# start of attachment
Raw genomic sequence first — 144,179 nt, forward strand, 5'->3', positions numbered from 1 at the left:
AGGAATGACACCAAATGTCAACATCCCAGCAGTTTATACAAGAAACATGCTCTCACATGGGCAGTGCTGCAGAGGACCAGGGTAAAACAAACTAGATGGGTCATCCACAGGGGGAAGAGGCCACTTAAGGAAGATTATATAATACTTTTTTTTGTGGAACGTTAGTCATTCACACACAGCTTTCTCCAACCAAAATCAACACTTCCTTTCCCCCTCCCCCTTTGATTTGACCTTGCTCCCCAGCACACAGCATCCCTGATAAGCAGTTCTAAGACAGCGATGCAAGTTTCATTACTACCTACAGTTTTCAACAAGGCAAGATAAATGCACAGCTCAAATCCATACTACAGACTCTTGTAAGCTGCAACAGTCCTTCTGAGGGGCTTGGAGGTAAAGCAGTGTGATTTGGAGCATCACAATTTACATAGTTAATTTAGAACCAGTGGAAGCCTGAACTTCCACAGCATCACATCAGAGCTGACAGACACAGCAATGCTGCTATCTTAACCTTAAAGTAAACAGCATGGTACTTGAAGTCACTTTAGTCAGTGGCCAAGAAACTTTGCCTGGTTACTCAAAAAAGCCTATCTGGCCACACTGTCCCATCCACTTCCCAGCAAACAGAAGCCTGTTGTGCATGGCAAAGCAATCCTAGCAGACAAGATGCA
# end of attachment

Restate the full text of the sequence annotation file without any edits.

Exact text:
Raw genomic sequence first — 144,179 nt, forward strand, 5'->3', positions numbered from 1 at the left:
AGGAATGACACCAAATGTCAACATCCCAGCAGTTTATACAAGAAACATGCTCTCACATGGGCAGTGCTGCAGAGGACCAGGGTAAAACAAACTAGATGGGTCATCCACAGGGGGAAGAGGCCACTTAAGGAAGATTATATAATACTTTTTTTTGTGGAACGTTAGTCATTCACACACAGCTTTCTCCAACCAAAATCAACACTTCCTTTCCCCCTCCCCCTTTGATTTGACCTTGCTCCCCAGCACACAGCATCCCTGATAAGCAGTTCTAAGACAGCGATGCAAGTTTCATTACTACCTACAGTTTTCAACAAGGCAAGATAAATGCACAGCTCAAATCCATACTACAGACTCTTGTAAGCTGCAACAGTCCTTCTGAGGGGCTTGGAGGTAAAGCAGTGTGATTTGGAGCATCACAATTTACATAGTTAATTTAGAACCAGTGGAAGCCTGAACTTCCACAGCATCACATCAGAGCTGACAGACACAGCAATGCTGCTATCTTAACCTTAAAGTAAACAGCATGGTACTTGAAGTCACTTTAGTCAGTGGCCAAGAAACTTTGCCTGGTTACTCAAAAAAGCCTATCTGGCCACACTGTCCCATCCACTTCCCAGCAAACAGAAGCCTGTTGTGCATGGCAAAGCAATCCTAGCAGACAAGATGCA